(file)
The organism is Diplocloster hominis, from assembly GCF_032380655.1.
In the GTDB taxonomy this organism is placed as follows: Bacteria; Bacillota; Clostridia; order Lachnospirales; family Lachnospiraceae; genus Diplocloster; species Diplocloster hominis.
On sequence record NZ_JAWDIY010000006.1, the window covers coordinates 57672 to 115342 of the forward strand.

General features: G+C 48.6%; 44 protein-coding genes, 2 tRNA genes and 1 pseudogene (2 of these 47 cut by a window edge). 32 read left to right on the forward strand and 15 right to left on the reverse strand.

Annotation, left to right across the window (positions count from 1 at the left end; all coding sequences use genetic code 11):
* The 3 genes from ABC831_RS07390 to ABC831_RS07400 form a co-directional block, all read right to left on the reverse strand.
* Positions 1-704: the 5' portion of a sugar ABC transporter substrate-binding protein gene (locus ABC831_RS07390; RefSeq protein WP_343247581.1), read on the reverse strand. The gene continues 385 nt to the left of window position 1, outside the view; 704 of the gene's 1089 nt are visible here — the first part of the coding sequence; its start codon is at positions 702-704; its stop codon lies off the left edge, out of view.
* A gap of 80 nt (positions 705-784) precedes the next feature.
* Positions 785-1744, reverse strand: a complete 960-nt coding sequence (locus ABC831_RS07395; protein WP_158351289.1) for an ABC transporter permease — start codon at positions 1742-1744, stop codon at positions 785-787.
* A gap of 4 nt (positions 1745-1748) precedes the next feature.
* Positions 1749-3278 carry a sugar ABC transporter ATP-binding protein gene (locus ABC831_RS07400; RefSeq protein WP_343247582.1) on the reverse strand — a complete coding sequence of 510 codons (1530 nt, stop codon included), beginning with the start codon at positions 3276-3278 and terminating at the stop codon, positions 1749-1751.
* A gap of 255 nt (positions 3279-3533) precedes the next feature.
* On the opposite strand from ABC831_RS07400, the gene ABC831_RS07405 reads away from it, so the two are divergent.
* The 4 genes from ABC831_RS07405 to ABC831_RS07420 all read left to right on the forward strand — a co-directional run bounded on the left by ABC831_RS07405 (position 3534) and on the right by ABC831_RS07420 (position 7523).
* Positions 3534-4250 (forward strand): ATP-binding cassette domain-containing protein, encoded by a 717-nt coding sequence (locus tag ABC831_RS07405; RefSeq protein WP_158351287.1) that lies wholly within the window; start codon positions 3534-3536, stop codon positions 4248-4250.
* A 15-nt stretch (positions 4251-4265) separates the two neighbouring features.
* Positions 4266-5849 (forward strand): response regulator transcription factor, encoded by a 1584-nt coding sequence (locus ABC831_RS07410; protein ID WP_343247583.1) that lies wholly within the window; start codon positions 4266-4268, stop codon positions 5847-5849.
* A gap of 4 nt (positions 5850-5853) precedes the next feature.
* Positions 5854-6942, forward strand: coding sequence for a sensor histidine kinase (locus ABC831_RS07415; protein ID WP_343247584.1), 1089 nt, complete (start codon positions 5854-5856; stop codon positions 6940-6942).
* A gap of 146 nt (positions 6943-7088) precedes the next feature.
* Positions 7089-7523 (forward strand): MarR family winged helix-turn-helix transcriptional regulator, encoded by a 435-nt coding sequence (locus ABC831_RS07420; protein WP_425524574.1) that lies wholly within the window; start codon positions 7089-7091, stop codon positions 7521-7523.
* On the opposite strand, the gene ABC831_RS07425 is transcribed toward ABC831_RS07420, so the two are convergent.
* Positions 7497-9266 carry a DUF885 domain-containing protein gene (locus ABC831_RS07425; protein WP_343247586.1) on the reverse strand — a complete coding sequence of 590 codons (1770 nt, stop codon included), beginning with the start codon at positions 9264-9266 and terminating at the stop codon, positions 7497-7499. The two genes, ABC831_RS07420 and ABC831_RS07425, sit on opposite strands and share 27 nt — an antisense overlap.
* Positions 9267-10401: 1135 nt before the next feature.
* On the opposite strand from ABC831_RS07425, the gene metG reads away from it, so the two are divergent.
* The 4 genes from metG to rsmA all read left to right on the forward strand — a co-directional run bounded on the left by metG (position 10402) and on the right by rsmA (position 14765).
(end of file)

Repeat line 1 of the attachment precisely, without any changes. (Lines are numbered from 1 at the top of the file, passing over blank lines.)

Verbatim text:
The organism is Diplocloster hominis, from assembly GCF_032380655.1.